As students continue along the path of language learning, many are surprised to discover the desire to see another country or experience life in another part of the world. Some of these students opt to spend vacations traveling through foreign lands, while others may instead live abroad for a period of time. Not only can students benefit from being immersed in a culture where the foreign tongue is the dominant form of communication, but the perspective and world view many are left with starkly rivals those of individuals who have never seen how other parts of the world function. This perspective can be an invaluable resource for those hoping to work in an environment that places an emphasis on reaching customers dotted throughout the globe.

While the different benefits of learning a language could be extolled for days, ultimately language learning also proves to be an overwhelmingly fun experience for the majority of students who choose to embark on this adventure. Learning to express oneself through foreign words and embracing concepts that may be different to those accepted within one’s native culture forces individuals to reflect upon their own personal identities and how they have been shaped by the world around them. For many language learners, this phenomenon is a cathartic experience that allows one to obtain a more nuanced grasp on human societies in general, in addition to a greater appreciation for the academic process.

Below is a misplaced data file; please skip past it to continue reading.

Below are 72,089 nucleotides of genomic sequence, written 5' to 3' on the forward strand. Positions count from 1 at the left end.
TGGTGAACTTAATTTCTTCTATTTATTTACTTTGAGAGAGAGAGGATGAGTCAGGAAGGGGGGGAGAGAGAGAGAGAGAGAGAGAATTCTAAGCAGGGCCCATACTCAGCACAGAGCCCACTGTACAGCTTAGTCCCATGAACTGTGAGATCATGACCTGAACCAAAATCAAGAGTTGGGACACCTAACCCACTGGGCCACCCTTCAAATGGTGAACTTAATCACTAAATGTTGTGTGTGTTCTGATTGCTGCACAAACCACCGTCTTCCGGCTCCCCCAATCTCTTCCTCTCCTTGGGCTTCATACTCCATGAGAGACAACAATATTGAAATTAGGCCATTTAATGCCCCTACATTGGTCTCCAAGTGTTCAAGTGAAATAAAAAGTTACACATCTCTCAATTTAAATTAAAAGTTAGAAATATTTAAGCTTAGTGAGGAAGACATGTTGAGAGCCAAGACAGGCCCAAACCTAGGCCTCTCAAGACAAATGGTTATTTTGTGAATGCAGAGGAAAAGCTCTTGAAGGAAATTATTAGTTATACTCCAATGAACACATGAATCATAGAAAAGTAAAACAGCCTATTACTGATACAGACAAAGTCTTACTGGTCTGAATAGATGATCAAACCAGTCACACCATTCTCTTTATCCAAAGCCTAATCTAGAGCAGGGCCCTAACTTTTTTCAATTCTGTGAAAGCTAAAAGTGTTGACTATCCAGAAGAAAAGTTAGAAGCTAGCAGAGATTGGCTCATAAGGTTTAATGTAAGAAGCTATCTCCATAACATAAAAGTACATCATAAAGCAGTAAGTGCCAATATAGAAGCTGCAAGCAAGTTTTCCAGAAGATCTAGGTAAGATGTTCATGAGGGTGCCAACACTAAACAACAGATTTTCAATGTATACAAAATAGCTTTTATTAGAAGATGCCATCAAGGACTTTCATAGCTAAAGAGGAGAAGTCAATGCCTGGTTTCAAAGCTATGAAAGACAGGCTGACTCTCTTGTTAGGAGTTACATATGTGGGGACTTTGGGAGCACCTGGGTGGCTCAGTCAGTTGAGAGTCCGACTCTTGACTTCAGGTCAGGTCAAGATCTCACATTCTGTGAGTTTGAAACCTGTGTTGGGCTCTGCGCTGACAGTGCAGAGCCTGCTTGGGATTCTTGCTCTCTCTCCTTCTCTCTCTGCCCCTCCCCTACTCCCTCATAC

Be Your Best for the SAT

It can be tough not to become overly stressed about an upcoming SAT exam. Many students find themselves feeling overwhelmed as their test day approaches. But these pressures are often self inflicted and self defeating. To reduce this stress, it is helpful to place the SAT exams in perspective. While the score is an import aspect of the college admissions process, it is not the only factor.
College admissions administrators consider other aspects of an application as well, including letters of recommendation, academic grades, extracurricular activities and admissions essays. Also, students can retake the test as many times as they like. Many individuals find themselves choosing to retake the SAT because of a low score. And it is true that a high score can only be a positive for a student’s record.

While it is understandable that the last thing a student is thinking about on test day is eating, being on one’s best means preparing physically as well as mentally. A part of this physical preparation involves eating a healthy meal before taking the test.

It is wise to avoid junk foods that can give provide short-term boost of energy. They often leave a student feeling tired and drained mid-way through an examination. Complex carbohydrates, such as those found in bread or potatoes, are a better bet. These foods will provide energy that lasts longer than candy or other sugary snacks.

Staying motivated and energized leading up to the test is crucial to success. A little exercise, such as taking a brisk walk or playing basketball, can help to calm the nerves and enforce mental alertness. Exercise is known to help reduce stress under a variety of different circumstances. Of course, the student should not have too much of a good thing. Excessive exercise can lead to physical exhaustion or simply being too tired to fully concentrate on the questions asked on the SAT exam.